Quotes by: Nathaniel Hawthorne
Nobody, I think, ought to read poetry, or look at pictures or statues, who cannot find a great deal more in them than the poet or artist has actually expressed. Their highest merit is suggestiveness.
The only sensible ends of literature are, first, the pleasurable toil of writing; second, the gratification of one's family and friends; and lastly, the solid cash.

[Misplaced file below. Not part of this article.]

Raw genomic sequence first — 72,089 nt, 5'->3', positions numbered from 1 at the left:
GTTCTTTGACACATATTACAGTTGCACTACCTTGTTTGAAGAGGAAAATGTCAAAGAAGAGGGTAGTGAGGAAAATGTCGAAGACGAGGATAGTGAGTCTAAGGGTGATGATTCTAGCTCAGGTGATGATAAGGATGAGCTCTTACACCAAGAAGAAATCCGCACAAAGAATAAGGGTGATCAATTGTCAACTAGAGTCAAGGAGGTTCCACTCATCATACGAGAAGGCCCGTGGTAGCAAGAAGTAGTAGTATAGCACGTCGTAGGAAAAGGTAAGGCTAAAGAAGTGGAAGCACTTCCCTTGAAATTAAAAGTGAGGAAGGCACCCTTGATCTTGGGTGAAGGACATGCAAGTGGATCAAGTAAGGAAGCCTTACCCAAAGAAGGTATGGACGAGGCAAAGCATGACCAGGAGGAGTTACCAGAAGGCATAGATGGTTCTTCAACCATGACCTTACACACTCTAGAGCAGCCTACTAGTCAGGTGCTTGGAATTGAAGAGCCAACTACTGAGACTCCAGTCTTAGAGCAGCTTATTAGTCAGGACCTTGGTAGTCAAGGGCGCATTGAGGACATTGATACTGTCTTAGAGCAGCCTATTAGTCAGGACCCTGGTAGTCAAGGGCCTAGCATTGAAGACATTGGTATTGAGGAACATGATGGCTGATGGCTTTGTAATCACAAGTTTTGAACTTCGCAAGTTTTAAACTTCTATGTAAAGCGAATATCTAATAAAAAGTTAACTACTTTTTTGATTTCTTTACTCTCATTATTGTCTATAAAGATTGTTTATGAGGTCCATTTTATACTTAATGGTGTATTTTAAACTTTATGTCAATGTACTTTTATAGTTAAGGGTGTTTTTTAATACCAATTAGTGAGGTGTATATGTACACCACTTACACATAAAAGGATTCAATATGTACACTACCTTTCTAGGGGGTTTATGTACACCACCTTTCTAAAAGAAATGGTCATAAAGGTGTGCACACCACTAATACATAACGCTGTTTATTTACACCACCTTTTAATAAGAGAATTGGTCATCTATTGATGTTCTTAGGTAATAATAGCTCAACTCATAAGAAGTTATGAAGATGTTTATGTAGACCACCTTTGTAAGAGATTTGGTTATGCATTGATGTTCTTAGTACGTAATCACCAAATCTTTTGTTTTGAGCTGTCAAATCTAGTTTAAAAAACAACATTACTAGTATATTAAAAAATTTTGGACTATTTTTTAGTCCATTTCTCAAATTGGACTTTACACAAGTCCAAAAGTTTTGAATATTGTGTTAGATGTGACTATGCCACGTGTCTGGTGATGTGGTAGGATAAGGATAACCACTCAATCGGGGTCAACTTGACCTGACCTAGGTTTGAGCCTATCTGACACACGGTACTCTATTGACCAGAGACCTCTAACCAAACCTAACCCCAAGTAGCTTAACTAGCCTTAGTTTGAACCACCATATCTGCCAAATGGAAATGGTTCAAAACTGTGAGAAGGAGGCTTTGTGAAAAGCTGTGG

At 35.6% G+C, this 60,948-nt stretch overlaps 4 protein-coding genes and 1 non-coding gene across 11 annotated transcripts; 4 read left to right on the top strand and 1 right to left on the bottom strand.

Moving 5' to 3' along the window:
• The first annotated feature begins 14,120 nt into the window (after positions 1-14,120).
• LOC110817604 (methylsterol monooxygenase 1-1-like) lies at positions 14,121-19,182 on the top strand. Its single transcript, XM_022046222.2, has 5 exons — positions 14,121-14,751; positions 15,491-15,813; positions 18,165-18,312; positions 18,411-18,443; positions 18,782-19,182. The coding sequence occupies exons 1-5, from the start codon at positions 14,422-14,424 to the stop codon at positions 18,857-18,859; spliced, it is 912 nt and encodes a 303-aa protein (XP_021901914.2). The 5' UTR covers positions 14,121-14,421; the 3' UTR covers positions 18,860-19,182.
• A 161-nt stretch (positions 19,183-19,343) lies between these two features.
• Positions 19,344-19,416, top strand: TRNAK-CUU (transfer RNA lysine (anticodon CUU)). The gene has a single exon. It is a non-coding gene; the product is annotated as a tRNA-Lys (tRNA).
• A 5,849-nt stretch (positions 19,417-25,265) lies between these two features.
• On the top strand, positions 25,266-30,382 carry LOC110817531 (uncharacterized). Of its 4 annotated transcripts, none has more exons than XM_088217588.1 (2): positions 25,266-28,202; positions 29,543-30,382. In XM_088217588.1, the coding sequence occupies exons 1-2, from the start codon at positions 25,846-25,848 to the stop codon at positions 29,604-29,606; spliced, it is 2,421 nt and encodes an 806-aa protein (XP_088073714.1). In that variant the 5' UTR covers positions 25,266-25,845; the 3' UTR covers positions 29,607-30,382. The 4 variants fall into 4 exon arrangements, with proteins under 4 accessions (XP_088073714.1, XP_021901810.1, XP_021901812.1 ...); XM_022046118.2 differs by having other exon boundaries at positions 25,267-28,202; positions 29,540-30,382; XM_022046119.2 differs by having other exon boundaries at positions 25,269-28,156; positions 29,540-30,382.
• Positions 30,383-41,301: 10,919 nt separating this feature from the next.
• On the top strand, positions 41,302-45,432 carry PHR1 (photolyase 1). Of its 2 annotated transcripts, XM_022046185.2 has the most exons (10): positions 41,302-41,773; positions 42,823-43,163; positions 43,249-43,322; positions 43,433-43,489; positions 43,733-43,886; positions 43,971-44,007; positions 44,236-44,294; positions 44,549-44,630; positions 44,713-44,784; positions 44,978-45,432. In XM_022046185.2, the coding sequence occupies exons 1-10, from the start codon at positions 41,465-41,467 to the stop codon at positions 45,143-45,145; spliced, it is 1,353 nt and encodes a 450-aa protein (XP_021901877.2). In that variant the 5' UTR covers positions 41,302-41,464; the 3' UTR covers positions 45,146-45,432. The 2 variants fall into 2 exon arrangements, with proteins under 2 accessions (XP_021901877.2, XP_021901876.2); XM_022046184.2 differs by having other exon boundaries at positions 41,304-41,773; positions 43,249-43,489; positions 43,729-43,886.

The world owes all its onward impulses to men ill at ease. The happy man inevitably confines himself within ancient limits.
Every individual has a place to fill in the world and is important in some respect whether he chooses to be so or not.
Words - so innocent and powerless as they are, as standing in a dictionary, how potent for good and evil they become in the hands of one who knows how to combine them.
My fortune somewhat resembled that of a person who should entertain an idea of committing suicide, and, altogether beyond his hopes, meet with the good hap to be murdered.